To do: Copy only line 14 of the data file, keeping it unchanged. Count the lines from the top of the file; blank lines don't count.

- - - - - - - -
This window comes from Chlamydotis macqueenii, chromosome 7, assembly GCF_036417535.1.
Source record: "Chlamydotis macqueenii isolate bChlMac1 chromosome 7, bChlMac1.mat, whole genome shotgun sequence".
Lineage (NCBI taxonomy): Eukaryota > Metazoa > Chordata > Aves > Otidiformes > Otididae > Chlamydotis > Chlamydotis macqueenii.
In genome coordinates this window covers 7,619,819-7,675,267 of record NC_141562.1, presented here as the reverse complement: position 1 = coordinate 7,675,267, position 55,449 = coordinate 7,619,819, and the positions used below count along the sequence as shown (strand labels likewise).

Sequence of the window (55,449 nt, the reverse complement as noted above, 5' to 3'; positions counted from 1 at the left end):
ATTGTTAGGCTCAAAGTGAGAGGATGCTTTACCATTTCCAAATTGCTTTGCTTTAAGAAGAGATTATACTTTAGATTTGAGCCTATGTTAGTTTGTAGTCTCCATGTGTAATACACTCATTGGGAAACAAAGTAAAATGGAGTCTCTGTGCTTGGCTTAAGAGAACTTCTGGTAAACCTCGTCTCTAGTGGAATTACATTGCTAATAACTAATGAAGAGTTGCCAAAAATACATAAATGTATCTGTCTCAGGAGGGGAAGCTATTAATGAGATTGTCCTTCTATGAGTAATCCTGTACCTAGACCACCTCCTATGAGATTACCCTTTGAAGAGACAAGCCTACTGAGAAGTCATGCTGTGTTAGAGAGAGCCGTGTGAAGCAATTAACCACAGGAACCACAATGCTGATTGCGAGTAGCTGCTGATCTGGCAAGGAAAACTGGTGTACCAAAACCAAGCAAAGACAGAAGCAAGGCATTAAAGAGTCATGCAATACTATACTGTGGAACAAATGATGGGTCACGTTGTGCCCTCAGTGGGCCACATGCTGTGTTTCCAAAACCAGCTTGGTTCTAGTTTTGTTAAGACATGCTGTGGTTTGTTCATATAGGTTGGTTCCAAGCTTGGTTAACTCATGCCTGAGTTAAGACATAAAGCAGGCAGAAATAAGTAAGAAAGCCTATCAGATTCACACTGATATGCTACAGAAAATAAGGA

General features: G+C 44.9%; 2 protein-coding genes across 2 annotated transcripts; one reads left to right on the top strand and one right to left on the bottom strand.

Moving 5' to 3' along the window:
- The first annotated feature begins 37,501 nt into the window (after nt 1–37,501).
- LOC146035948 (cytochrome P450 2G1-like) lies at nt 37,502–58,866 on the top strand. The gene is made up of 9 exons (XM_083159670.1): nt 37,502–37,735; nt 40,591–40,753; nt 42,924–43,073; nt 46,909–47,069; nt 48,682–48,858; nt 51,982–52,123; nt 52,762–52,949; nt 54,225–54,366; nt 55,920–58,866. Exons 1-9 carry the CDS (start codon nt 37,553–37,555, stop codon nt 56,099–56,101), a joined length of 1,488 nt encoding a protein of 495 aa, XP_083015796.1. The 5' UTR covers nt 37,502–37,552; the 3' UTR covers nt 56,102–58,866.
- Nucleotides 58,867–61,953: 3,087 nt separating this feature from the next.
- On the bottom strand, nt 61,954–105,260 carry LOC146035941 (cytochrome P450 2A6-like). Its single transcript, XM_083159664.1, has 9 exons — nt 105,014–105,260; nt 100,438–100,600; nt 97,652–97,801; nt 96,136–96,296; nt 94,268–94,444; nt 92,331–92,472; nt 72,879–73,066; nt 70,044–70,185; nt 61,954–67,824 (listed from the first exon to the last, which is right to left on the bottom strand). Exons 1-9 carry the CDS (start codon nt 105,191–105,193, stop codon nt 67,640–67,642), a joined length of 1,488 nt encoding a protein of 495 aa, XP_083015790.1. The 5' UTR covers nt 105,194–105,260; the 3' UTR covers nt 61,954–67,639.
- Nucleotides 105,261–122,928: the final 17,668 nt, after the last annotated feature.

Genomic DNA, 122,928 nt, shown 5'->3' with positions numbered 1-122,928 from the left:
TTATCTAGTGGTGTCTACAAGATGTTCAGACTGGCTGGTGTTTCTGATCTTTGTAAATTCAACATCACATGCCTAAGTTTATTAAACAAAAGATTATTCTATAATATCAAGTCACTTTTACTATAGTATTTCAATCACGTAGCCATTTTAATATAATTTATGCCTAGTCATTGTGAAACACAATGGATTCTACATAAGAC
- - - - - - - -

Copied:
Genomic DNA, 122,928 nt, shown 5'->3' with positions numbered 1-122,928 from the left: